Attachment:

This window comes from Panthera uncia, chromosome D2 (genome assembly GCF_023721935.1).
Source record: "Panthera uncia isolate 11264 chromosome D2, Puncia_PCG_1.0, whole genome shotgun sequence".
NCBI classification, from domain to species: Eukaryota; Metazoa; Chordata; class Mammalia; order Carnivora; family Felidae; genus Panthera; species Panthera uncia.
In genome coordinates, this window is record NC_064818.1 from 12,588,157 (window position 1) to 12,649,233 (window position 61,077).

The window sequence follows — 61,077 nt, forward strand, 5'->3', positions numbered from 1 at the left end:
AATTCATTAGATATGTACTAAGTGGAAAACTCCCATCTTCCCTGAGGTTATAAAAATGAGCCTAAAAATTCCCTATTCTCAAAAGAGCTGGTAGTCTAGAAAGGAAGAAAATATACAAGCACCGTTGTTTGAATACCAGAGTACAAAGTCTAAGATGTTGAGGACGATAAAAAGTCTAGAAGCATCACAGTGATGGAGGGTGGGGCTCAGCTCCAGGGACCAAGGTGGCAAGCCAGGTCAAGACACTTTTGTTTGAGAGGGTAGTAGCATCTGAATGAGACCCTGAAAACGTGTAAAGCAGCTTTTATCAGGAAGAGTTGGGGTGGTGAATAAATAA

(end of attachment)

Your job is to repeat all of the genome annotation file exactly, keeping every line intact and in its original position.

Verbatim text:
This window comes from Panthera uncia, chromosome D2 (genome assembly GCF_023721935.1).
Source record: "Panthera uncia isolate 11264 chromosome D2, Puncia_PCG_1.0, whole genome shotgun sequence".
NCBI classification, from domain to species: Eukaryota; Metazoa; Chordata; class Mammalia; order Carnivora; family Felidae; genus Panthera; species Panthera uncia.
In genome coordinates, this window is record NC_064818.1 from 12,588,157 (window position 1) to 12,649,233 (window position 61,077).

The window sequence follows — 61,077 nt, forward strand, 5'->3', positions numbered from 1 at the left end:
AATTCATTAGATATGTACTAAGTGGAAAACTCCCATCTTCCCTGAGGTTATAAAAATGAGCCTAAAAATTCCCTATTCTCAAAAGAGCTGGTAGTCTAGAAAGGAAGAAAATATACAAGCACCGTTGTTTGAATACCAGAGTACAAAGTCTAAGATGTTGAGGACGATAAAAAGTCTAGAAGCATCACAGTGATGGAGGGTGGGGCTCAGCTCCAGGGACCAAGGTGGCAAGCCAGGTCAAGACACTTTTGTTTGAGAGGGTAGTAGCATCTGAATGAGACCCTGAAAACGTGTAAAGCAGCTTTTATCAGGAAGAGTTGGGGTGGTGAATAAATAA